I see all these negative points such as theft, pedophilia, murder, ectetera, far more among Atheists than Christians. Besides, under Atheism, there is no one god, so theft, pedophilia, murder, and the like would all be legal anyway, as there is no right and wrong. Where do you think we got laws against it anyway? Oh, right, from the Bible. That's why there are carvings of the Ten Commandments in courthouses around the land. Duh!

      April 1, 2011 at 9:56 am |
    • Bob

      I think you would make your point better if you used a few more caps.

      April 1, 2011 at 10:00 am |
    • Delores

      He's not talking about the church or religion. He's talking about the construction of the Bible. Worship what you want. This is another topic.

      April 1, 2011 at 10:05 am |
    • geauxLSUtigers

      Sorry Jeff, but your 'scientific facts' are only man-made reality that has huge gaping holes in it. I want to know, please tell me .... how was the world created? You can give me some hodge-podge example like the big bang theory (which, might I add is hilarious that something could be created from nothing!). But even so, your thoughts are only OPINION. Why? Because you weren't there- meaning NO facts. That is why Christians 'Walk by faith, not by sight'. That is the meaning of faith- believing without having to see. It amazes me most that the lost ridicule and spit on the Bible without even cracking it open!

      April 1, 2011 at 10:06 am |
    • Yoni

      This guy Ryan must not be familiar with this little thing called the Crusades. D1psh1t.

      April 1, 2011 at 10:09 am |
    • Yoni

      Oh, and since the universe was so OBVIOUSLY created, where did our beloved "Creator" come from, eh? Oh yeah, the flying spaghetti monster must have had a noodle-hand in it.

      April 1, 2011 at 10:11 am |
    • Scott

      Hey Ryan, If you actually want to compare behavior of atheist and Christian populations, try looking at secular and Christian countries. (like Sweden and the US, for example) I'm afraid you'll find it's the other way around from what you've just said.
      The average atheist is at least as moral as the average Christian- they follow what they know is right rather than what an ancient book tells them is right.

      April 1, 2011 at 10:11 am |
    • Lee

      You talk of religious art as if it were mere property. The church has no right to sell it money, it belongs to all of us. itnhas more meaning to us than money. Which is sadly your basis for everything it seems. No organization on the planet does more for the poor. I know I've seen it first hand. As for you, sitting at your computer in your comfortable home, why don't you sell that and give to the poor? Put your money and possessions where your mouth and words are. The pope doesn't own anything of the church anymore than the president owns anything in the white house. I'll bet my life savings he lives a lot less frugally than any president as well. He won't be selling any books making millions of dollars for his own gain either. Get over your anti religious blinders good sir, or you will become the very hypocrite you accuse others of being.

      April 1, 2011 at 10:11 am |
    • Guillaume

      If you could reason with religious people, there would be no more religious people. Trying to mix faith and reason is bound for failure. Faith has its place, science has its place. When faith tries to dictates what is and isn't, it's overstepping its boundaries. When science tries to dictates what to believe, it's overstepping its boundaries. Stay in your court, and everyone's happy.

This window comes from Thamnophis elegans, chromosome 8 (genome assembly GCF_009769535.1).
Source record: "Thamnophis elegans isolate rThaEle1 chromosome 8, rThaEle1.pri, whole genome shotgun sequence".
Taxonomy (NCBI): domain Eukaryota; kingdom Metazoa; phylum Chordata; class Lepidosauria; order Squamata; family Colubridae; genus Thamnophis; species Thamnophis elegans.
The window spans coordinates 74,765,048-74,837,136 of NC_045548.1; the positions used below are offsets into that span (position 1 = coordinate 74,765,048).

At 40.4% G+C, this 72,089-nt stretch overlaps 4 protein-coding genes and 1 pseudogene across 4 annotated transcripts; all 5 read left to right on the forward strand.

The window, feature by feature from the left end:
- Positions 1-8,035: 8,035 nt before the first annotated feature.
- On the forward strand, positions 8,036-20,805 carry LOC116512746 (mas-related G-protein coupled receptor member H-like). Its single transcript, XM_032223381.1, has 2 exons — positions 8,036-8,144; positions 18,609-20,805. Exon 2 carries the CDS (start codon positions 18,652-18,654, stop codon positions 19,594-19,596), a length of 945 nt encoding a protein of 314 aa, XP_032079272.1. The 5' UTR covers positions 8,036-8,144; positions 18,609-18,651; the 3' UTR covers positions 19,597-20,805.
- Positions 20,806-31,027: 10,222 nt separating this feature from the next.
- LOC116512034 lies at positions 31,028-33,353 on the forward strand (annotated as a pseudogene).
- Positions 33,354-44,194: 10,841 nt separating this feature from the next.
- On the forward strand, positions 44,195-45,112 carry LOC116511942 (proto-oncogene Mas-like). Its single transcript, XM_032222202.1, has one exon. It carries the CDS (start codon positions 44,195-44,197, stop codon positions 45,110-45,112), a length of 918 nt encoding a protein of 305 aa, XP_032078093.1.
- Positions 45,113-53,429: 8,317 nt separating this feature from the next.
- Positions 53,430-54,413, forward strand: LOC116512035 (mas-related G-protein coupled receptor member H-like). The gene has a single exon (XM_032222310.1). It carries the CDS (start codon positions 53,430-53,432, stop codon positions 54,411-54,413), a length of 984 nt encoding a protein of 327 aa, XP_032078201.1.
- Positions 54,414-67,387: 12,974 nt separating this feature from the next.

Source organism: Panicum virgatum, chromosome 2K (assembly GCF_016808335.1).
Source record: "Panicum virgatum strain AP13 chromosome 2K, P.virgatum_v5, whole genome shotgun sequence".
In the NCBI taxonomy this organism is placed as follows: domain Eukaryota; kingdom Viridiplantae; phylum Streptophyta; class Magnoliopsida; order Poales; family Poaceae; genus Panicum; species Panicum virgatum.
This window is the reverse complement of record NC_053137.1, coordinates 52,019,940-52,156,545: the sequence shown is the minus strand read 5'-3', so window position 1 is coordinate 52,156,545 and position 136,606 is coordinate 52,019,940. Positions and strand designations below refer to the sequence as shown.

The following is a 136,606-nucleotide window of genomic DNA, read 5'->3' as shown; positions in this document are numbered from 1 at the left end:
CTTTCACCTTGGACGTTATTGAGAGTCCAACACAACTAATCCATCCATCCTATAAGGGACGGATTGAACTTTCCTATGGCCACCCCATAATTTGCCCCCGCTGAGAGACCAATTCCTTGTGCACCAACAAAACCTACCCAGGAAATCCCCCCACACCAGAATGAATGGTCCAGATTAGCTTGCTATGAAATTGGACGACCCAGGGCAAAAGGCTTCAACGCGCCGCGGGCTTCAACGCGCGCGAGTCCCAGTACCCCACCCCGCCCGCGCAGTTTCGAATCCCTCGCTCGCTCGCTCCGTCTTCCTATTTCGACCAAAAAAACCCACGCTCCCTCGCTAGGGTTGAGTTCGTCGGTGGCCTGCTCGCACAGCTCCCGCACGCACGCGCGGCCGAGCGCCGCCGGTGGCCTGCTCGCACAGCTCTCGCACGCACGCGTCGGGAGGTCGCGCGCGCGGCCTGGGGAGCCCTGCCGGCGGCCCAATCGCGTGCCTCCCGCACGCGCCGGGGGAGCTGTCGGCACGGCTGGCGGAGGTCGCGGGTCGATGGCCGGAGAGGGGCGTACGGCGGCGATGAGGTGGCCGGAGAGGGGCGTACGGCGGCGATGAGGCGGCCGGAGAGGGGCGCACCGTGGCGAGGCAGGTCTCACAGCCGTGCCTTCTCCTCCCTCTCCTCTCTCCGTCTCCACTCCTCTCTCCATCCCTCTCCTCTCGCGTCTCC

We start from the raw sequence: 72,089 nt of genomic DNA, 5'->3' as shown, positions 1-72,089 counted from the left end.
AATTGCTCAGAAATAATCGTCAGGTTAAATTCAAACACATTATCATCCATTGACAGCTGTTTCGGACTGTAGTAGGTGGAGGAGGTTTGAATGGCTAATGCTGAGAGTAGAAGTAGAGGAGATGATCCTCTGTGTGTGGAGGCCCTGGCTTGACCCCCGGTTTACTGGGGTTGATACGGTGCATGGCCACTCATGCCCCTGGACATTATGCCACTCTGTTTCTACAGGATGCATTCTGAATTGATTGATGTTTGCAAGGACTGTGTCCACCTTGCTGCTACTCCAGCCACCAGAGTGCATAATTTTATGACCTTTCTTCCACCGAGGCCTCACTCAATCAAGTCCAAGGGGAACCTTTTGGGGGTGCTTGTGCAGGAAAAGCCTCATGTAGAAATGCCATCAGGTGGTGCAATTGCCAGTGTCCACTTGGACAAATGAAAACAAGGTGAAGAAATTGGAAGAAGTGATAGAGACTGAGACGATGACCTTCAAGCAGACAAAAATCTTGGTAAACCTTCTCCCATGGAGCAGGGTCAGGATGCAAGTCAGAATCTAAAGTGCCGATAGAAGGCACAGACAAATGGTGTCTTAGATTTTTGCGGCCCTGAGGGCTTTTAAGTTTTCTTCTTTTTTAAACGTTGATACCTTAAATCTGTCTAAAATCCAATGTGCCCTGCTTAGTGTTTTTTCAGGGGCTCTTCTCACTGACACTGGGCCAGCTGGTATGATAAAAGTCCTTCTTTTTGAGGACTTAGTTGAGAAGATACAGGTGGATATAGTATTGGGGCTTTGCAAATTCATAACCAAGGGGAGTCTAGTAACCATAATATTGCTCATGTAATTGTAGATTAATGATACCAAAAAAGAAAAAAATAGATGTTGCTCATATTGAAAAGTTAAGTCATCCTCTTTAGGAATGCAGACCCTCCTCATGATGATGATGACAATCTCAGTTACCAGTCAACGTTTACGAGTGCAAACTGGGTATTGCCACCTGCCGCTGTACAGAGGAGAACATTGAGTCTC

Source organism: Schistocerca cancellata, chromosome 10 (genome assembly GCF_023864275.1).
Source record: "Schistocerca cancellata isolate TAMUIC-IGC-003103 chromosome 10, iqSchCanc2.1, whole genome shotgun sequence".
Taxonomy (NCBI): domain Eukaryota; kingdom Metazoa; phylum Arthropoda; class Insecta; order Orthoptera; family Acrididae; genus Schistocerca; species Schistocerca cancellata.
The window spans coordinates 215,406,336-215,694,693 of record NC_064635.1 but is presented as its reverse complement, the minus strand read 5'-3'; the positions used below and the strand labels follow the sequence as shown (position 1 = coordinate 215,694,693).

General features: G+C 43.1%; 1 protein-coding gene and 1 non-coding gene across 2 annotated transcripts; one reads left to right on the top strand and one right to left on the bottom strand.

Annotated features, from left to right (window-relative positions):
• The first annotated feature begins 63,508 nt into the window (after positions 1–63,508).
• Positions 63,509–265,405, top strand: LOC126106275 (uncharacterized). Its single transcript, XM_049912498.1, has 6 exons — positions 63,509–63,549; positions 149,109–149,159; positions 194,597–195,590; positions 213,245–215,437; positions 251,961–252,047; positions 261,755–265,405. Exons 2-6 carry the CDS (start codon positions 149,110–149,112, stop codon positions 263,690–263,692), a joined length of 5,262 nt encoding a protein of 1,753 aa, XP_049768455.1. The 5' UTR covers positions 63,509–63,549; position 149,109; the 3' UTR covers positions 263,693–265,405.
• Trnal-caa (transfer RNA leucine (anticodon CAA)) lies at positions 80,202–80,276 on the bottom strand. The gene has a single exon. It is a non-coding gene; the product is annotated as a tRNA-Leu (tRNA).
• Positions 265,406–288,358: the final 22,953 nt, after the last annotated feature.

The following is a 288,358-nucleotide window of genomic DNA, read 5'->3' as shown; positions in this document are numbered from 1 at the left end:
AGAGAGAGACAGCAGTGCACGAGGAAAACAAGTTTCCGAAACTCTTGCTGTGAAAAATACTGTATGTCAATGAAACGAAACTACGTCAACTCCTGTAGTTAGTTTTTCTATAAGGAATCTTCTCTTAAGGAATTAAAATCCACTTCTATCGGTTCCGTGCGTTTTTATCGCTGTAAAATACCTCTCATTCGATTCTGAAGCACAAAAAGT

April 1, 2011 at 10:21 am |
    • KristeninDC

      I hate when people put misspelled words in caps. It's HUBRIS. And the pride/arrogance to which you are referring relates to the Catholic church. The Catholic church does not equal the Pentateuch. In fact, any conversation related to the Catholic church and its leadership is irrelevant to an article on Judaic faith and the Torah. Nice try, but find an article about Christianity/Catholicism to employ this particular rant.

      April 1, 2011 at 10:26 am |
    • Adam

      @jeffRI – This is excellent, in fact borderline brilliant, thank you for the post. It's shocking to watch grown men debating protracted arguments of what can only be proven as a fiction.

      @ Ryan – Your statement is also fiction. You made it up without proof. It's what you believe life is without faith. I for one worship the sun and didn't need the sun to tell me the list of horrid things you described were wrong. Are you more afraid of what humans would do and be without ghosts telling them how to live than trusting their hearts to extend goodwill to their fellow man? Some eye-opening facts: the Catholic church scarred for life MANY young children with offensive atrocities and it's indescribable how much blood has been spilled over religion. Look at the horrors of the Spanish Inquisition of brutally torturing people until they devoted themselves to your lord.

      @Bob – WAKE UP AMERICA, FROM THE DREAM OF A MAN-MADE GOD, STAY PRESENT AND APPROACH WHAT IS REAL IN LIFE AND WORK FROM THERE. Life is a cosmic phenomenon and no one human has the answer of what happens after death. We have to figure it out for ourselves, and we're not wrong (or right) for dismissing the myths of the Bible.

      April 1, 2011 at 10:37 am |
    • Dorianmode

      Agree with your underlying themes, but it's a pet peeve of mine that the phrase "scientific fact" is meaningless. Science is a method. The word "fact" does not appear in any of the steps of the scientific method. There are theories, and there is evidence. Theories are accepted until there are better theories, and more and different evidence.

      April 1, 2011 at 4:45 pm |
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About this blog

The CNN Belief Blog covers the faith angles of the day's biggest stories, from breaking news to politics to entertainment, fostering a global conversation about the role of religion and belief in readers' lives. It's edited by CNN's Daniel Burke with contributions from Eric Marrapodi and CNN's worldwide news gathering team.